I get these thoughts regularly, too - they're a symptom of my OCD. Heights and trains are the scariest, but anything remotely hazardous can be a trigger. (For months I avoided my knife set out of fear that I would suddenly grab one and cut my fingers off.) My brain snaps to the worst-case scenario, and I'm like "Brain, I don't want to," and Brain replies "But you COULD!" It can be terrifying, because if your brain spontaneously thinks it, it feels like your brain might spontaneously do it - but it's not going to happen. Honest.

I imagine them as obnoxious pop-up ads or those local TV news promos with scary attention-grabbing teasers ("Coming up next: SLEEP! People die in it!! Will YOU be next?"). You usually encounter them and tune them out, but occasionally one will grab your attention and refuse to let go. And at first, you're freaked out by the content ("Shit, it's true! Sleep is dangerous!"), but after a while you're just as disturbed by how often you encounter the ad, and how much it bugs you, and how familiar it is: you recognize it from the opening music, and could draw an accurate storyboard from memory.

Another way to think about it: you know how every online forum has at least one inflammatory asshole who likes to rant on one very specific subject? And if you try and debate with them, they'll just get crazier and more offensive? Imagine your daily life as a forum thread. Your brain's merrily chatting along, observing its surroundings, and the word "subway" will come up, and in comes Subway Troll all whaargarbling with his subway-jumping manifesto. You can't always block Subway Troll, and yelling back at him will just put you in a crappy mood, so the best course of action is to look at the post long enough to recognize that it's Subway Troll talking, and then continue on with your previous conversation.

(Can you tell metaphors help me?)

One trick that helps me a lot is to respond to the awful thoughts with an effort to visualize the safe and normal thing that is going to happen. Say, if you're on a subway platform, imagine yourself standing calmly while the train slows to a stop, then getting on and sitting down and playing Angry Birds or whatever it is you usually do on the train. It's calming, and it's easy to visualize because you've already done it a thousand times.
posted by Metroid Baby at 12:43 PM on March 21, 2012 [4 favorites]


If you're at the point where you are regularly imagining your own violent death in non-abstract circumstances, any exposure therapy you do needs to be with a professional.

The OP's thoughts sound a lot different than suicidal ideation. This is common enough that there was a great science fiction short story where the fact that people do this was having some visible consequences in the world in which the story took place. I assume this sort of mental flinch is exacerbated to a bad degree when it's combined with a phobia.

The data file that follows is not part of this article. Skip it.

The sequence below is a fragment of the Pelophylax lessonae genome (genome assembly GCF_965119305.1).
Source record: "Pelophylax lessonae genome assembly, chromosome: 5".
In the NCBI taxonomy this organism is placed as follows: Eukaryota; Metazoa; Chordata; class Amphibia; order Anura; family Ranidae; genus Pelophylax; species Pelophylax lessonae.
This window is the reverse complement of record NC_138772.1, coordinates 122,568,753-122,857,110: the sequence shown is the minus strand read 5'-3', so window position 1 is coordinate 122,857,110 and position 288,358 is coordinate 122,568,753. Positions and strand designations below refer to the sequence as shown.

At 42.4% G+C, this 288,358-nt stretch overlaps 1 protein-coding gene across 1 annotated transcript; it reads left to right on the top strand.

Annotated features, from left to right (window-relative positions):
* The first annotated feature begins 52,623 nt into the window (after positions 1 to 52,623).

posted by deanc at 12:52 PM on March 21, 2012


This is the opposite of instinct - and only us humans possess it. Animals show no evidence (and they certainly don't put themselves in harm's way purposely).

Both the tall bulding & oncoming train involve destryoying your body in an extreme way. This is power exertion over the "sacred." Judeo-Christian taught the world our body is sacred, from God. As humans, we envision defiling the sacred (xtreme porn, brazen imagery of religious people and relics, beasts & fair maidens, Madonna, Mapplethorpe, etc.).

Luckily, our instinct to survive is much greater - thus why you post rather than having jumped off the bulding yet. But - it should not be tempted, because it is only an instinct, and not a physical obstacle.
posted by Kruger5 at 1:06 PM on March 21, 2012


Many cities' subways now have platform screen doors -- basically a big plexiglas wall between the platform and the train -- that makes the whole experience a lot less terrifying. Supposedly, the Second Avenue Subway (opening 2016*) might get them, so, hey, that's something to look forward to, at least.

*Or whenever. It's been in the works for 90 years.
posted by Sys Rq at 6:00 PM on March 21, 2012


If you want to get some professional help in this department, I'd look into the Anxiety & Phobia Treatment Center in White Plains. It's affiliated with White Plains Hospital Center and they accept insurance, so presumably you could do this (somewhat?) affordably and within a decent distance.

If you do decide to check them out, please let me know what you think--I've been tempted to try their intensive program.
posted by trampoliningisfun at 6:31 PM on March 21, 2012


Just to add to the reassurance, OP: this is such a common aspect of the human condition, it's in Shakespeare:

What if it tempt you toward the flood, my Lord
Or to the dreadful summit of the cliff
That beetles o'er his base into the sea
[...] Think of it.
The very place puts toys of desperation
Without more motive, into every heart
That looks so many fathoms to the sea
And hears it roar beneath.

(Hamlet, Act I Scene 4)

(I don't mean, by the way, that you shouldn't try to get it treated; phobias are so treatable with current practices that it would be a crying shame not to. But rest assured, you're not crazy or weird for experiencing this.)
posted by Acheman at 6:33 AM on March 22, 2012 [2 favorites]